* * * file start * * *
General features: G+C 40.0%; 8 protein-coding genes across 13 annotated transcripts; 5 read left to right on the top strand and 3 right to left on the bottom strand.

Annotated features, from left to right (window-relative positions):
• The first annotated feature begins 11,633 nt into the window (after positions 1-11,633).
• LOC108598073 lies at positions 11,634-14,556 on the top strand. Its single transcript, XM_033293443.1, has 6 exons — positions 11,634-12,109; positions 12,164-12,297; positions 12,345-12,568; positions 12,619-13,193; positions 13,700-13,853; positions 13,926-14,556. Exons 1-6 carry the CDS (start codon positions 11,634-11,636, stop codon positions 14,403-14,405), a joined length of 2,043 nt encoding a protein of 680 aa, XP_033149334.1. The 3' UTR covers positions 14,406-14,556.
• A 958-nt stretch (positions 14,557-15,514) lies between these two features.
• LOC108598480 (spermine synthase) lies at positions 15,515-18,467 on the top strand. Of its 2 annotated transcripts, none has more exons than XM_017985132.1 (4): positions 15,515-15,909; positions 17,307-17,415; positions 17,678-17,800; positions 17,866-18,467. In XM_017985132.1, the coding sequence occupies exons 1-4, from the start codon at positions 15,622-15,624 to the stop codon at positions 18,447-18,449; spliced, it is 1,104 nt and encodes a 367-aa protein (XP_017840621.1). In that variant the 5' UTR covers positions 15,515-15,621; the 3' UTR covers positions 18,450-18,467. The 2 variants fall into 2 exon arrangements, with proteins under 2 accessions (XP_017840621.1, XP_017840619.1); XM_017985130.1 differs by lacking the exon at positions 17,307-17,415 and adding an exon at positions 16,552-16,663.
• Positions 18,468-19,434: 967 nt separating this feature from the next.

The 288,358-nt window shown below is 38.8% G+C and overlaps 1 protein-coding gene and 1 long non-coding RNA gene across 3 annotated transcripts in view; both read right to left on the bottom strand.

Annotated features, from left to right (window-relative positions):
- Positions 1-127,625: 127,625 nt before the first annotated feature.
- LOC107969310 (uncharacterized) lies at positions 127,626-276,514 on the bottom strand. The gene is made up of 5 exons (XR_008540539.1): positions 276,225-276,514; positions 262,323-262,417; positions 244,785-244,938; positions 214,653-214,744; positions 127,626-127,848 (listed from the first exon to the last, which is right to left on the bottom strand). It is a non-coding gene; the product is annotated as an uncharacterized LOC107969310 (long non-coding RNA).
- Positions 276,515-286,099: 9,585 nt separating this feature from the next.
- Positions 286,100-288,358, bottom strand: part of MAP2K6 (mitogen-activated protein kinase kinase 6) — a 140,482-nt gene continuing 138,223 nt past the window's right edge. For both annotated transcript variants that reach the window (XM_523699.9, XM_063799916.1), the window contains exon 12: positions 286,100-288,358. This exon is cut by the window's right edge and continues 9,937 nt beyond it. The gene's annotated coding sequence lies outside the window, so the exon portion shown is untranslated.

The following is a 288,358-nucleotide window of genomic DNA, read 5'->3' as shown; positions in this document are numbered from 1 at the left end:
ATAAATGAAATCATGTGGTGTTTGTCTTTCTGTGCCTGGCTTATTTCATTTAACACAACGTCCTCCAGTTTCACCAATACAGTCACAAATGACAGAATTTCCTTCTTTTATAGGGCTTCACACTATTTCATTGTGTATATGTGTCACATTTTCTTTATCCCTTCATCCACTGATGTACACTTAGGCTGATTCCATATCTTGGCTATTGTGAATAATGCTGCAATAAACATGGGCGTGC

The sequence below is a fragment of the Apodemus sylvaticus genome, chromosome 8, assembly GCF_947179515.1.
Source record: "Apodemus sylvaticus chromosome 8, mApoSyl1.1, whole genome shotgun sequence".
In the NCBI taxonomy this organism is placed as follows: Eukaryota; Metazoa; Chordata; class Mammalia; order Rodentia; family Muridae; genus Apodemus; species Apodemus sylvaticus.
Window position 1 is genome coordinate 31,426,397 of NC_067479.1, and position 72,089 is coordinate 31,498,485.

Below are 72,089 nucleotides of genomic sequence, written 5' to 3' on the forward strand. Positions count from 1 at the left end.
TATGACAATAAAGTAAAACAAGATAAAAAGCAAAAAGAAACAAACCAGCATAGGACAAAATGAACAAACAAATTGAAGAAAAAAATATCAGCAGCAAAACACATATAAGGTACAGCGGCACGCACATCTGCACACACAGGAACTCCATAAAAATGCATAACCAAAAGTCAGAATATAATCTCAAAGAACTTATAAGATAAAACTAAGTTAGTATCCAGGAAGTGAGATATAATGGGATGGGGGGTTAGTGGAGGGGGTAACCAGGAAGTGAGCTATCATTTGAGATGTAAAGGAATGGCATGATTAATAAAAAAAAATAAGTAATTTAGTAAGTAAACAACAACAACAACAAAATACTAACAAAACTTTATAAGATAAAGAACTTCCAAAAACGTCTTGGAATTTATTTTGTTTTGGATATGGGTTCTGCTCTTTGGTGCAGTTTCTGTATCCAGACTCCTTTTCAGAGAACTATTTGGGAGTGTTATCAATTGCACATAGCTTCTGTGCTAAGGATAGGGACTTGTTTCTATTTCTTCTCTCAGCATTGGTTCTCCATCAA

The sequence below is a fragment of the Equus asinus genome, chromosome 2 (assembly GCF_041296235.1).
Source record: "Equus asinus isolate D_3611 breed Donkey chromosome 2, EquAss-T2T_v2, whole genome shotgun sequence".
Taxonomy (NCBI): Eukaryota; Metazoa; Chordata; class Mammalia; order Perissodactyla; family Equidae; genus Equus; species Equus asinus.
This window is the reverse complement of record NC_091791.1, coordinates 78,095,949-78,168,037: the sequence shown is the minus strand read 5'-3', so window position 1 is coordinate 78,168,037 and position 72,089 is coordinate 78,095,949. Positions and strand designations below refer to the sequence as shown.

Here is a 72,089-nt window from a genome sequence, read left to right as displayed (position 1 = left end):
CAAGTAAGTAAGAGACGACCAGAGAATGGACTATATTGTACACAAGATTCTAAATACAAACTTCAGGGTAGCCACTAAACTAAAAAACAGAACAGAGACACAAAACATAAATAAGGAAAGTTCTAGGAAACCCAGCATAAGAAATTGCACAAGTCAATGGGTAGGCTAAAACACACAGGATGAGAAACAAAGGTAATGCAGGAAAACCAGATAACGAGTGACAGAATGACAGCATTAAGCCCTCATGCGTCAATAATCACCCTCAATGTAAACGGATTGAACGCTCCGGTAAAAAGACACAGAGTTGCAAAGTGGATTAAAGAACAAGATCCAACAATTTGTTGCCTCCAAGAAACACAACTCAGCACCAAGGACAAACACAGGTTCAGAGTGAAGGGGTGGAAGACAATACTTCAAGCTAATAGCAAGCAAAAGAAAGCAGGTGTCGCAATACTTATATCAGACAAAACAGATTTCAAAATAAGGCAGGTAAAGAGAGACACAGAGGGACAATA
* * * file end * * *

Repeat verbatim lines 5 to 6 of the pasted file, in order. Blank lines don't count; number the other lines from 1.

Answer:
• A 958-nt stretch (positions 14,557-15,514) lies between these two features.
• LOC108598480 (spermine synthase) lies at positions 15,515-18,467 on the top strand. Of its 2 annotated transcripts, none has more exons than XM_017985132.1 (4): positions 15,515-15,909; positions 17,307-17,415; positions 17,678-17,800; positions 17,866-18,467. In XM_017985132.1, the coding sequence occupies exons 1-4, from the start codon at positions 15,622-15,624 to the stop codon at positions 18,447-18,449; spliced, it is 1,104 nt and encodes a 367-aa protein (XP_017840621.1). In that variant the 5' UTR covers positions 15,515-15,621; the 3' UTR covers positions 18,450-18,467. The 2 variants fall into 2 exon arrangements, with proteins under 2 accessions (XP_017840621.1, XP_017840619.1); XM_017985130.1 differs by lacking the exon at positions 17,307-17,415 and adding an exon at positions 16,552-16,663.